Sesame Allergy: Now Included on the List of Major Food Allergens
As of January 1, 2023, and as part of the Food Allergy Safety, Treatment, Education and Research Act (FASTER Act) of the United States, sesame was included in the list of major food allergens of the Food and Drug Administration (FDA).
This measure seeks to avoid health complications in those who are allergic to the ingredient. These regulations oblige food manufacturers to classify sesame and any product that may contain sesame-derived proteins as “allergenic”.
What is sesame allergy and how does it manifest itself?
Sesame (Sesamum indicum) is a seed that comes from the Middle East and Africa. It has a mild flavor and is often added to recipes for breads, crackers and soups, among others. It’s also the basis of tahini and a sweet called halva.
Currently, this ingredient is distributed in several countries in America and Europe. And although certain nutritional qualities are attributed to it, such as an abundant content of proteins and lipids, it has also been recognized as one of the main triggers of food allergies.
Sesame allergy groups a series of clinical manifestations that occur when the immune system reacts disproportionately to the proteins contained in these seeds.
When ingesting such food, the antibodies detect these substances as “harmful agents”, which will result in the allergic reaction. Symptoms may vary from person to person, but in general, they include the following:
- Stomach pain
- Nausea and vomiting.
- Breathing difficulties
- Swelling and itching of the eyes.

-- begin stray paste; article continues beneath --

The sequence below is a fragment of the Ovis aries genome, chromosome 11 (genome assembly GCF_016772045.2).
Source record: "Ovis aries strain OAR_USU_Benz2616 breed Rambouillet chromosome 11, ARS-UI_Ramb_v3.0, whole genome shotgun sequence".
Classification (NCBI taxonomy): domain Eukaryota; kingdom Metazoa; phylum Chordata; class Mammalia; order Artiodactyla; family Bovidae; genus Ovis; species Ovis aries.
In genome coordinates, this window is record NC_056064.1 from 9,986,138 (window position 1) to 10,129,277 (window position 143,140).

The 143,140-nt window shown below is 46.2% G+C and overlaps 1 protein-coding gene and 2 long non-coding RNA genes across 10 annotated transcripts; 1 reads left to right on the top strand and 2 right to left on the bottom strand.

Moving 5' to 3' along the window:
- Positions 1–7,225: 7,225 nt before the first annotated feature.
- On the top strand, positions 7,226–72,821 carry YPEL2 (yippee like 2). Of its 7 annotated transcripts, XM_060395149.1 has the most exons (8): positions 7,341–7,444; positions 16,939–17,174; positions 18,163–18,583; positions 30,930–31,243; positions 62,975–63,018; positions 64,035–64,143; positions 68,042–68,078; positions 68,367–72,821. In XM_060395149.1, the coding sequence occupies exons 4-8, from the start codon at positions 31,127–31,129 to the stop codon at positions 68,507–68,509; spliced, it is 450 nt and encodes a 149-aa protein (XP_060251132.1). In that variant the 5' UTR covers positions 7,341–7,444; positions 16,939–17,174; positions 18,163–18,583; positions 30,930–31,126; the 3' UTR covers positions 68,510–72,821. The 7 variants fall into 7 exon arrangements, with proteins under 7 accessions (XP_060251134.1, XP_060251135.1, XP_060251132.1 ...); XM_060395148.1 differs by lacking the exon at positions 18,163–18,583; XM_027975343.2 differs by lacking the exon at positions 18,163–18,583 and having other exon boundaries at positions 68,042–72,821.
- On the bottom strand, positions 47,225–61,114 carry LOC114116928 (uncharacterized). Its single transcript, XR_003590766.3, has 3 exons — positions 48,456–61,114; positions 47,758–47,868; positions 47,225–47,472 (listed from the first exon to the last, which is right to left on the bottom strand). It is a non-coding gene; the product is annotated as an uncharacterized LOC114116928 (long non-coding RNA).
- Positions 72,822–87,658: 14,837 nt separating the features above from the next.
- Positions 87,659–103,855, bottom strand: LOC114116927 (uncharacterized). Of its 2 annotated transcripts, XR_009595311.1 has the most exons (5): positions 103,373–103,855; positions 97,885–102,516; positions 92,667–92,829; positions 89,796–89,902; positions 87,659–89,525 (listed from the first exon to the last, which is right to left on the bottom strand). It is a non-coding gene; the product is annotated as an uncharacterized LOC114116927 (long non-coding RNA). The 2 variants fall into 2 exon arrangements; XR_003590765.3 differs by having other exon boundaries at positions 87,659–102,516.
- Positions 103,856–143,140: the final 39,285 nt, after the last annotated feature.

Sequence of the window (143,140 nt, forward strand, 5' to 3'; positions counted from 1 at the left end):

- Sensation of tightness in the throat.
It should be mentioned that allergy can be mild or severe. Symptoms occur after ingestion of sesame seeds, sesame oil or any derived food. There is a greater chance of having a severe complication if a mild reaction has already occurred in the past.
Of greater concern is that cases of this type of allergy are on the rise. A study shared through JAMA Network Open reported that about 1.1 million people in the United States suffer from this type of food allergy.
Meanwhile, research through Pediatric Allergy and Immunology found that sesame allergy affects 17% of food-allergic children. Thus, it is also one of the top 10 food allergies in children.
You may be interested in: Keys to Recognizing a Ginger Allergy
Sesame joins the list of major food allergens
Sesame has become the ninth top food allergen on the Food and Drug Administration (FDA) list. This list already included others such as eggs, wheat, peanuts, milk, soy, tree nuts, fish and shellfish.
For several years, the FDA has been analyzing reports and research on sesame allergy. After corroborating how its prevalence and associated health complications have increased, it determined that it should be listed as a major food allergen.